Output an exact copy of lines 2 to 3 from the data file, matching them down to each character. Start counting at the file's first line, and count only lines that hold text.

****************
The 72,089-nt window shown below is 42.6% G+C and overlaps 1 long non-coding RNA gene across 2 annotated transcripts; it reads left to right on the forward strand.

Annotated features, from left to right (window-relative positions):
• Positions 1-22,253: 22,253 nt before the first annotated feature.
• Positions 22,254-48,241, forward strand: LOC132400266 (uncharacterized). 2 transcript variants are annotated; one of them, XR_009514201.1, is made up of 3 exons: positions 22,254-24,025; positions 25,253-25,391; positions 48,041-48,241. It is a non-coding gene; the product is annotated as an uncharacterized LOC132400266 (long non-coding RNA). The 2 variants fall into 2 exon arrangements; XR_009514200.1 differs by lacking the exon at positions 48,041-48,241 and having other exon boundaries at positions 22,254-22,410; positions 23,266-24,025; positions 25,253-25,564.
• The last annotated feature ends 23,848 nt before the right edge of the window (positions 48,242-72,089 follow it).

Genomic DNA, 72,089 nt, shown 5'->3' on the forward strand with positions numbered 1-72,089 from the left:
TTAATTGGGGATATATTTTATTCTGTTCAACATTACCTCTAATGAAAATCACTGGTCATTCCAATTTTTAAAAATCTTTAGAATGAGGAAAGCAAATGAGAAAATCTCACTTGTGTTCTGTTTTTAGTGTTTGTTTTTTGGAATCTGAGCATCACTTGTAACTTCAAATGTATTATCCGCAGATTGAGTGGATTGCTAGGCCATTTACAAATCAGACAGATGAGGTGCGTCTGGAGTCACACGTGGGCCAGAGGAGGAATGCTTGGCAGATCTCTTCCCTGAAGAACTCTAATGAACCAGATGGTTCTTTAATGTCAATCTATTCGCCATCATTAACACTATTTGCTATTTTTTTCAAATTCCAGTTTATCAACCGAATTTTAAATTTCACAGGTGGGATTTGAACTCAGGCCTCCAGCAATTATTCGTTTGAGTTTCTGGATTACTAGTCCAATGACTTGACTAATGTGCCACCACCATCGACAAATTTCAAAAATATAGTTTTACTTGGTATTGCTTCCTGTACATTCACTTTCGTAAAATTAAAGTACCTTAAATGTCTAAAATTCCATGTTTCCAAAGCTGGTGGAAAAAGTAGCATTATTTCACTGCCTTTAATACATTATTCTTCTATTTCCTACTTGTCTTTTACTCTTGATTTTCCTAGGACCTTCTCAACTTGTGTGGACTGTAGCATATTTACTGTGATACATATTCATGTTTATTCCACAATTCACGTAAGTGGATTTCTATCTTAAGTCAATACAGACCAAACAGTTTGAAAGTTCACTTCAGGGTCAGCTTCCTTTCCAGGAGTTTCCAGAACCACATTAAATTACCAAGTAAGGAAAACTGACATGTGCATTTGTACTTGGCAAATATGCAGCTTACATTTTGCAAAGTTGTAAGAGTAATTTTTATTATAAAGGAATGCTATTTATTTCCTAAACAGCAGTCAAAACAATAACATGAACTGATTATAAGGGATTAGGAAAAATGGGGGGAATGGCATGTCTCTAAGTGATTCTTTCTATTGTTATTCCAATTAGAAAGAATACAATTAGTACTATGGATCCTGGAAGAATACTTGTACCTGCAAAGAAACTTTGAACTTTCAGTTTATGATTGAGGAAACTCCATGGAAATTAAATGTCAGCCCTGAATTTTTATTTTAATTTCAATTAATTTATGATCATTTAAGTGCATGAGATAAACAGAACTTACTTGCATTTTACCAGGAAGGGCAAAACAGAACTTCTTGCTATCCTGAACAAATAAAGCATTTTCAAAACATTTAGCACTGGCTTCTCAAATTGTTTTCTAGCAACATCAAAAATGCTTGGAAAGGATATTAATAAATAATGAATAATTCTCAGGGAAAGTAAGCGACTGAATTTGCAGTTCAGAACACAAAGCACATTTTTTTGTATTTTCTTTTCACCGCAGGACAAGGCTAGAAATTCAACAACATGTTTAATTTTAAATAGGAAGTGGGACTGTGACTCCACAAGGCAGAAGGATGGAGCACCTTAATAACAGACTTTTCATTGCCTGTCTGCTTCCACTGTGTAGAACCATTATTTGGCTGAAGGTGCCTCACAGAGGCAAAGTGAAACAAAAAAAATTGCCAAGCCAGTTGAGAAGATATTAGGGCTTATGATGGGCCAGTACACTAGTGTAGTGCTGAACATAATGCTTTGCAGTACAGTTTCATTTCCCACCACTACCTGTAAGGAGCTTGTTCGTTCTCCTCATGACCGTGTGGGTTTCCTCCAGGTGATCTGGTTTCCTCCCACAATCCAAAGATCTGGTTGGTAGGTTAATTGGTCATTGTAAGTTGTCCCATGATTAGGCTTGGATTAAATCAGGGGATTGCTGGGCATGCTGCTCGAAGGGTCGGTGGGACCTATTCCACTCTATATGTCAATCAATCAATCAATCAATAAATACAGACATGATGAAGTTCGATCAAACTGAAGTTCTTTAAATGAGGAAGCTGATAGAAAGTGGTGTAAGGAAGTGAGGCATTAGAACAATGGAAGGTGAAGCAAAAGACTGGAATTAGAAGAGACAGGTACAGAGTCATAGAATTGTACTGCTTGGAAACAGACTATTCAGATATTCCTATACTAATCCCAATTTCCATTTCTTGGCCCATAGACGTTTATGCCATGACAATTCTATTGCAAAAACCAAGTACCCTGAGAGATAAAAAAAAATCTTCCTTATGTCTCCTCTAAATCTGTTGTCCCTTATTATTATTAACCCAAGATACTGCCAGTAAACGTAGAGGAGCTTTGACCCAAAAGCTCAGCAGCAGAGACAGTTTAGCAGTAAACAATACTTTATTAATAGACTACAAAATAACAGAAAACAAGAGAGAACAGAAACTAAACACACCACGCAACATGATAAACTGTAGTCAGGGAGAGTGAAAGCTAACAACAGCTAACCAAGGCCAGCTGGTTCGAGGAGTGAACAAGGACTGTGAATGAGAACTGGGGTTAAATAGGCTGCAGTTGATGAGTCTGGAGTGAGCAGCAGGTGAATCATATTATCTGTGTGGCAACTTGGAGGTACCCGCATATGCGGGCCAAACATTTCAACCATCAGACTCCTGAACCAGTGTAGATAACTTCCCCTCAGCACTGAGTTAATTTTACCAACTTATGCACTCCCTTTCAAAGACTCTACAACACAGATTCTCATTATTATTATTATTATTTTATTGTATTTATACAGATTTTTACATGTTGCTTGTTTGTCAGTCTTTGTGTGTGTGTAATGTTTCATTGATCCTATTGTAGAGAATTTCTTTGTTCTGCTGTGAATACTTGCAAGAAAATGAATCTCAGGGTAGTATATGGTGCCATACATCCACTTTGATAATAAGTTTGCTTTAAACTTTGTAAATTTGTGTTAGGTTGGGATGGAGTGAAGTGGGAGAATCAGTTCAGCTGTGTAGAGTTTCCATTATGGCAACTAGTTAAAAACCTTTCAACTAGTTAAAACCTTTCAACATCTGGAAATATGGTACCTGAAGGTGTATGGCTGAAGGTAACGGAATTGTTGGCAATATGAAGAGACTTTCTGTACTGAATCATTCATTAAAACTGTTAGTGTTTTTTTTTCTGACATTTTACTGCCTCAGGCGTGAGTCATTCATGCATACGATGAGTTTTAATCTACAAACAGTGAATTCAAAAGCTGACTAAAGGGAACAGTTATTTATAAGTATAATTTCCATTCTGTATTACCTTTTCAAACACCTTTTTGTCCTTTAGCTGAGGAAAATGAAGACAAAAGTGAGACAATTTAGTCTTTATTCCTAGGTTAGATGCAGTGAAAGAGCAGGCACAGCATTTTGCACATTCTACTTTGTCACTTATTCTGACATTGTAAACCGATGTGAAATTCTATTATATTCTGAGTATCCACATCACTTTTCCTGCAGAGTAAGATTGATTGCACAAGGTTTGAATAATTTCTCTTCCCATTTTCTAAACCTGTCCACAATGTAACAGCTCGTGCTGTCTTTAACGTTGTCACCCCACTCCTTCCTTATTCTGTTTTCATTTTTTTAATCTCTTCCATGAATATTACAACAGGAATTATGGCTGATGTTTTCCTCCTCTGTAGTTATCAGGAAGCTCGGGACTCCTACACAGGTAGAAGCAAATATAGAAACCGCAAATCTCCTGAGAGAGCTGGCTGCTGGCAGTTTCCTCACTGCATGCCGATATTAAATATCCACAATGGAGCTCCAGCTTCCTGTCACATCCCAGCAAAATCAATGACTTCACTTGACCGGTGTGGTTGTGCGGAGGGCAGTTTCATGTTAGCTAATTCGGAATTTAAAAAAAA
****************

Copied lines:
Annotated features, from left to right (window-relative positions):
• Positions 1-22,253: 22,253 nt before the first annotated feature.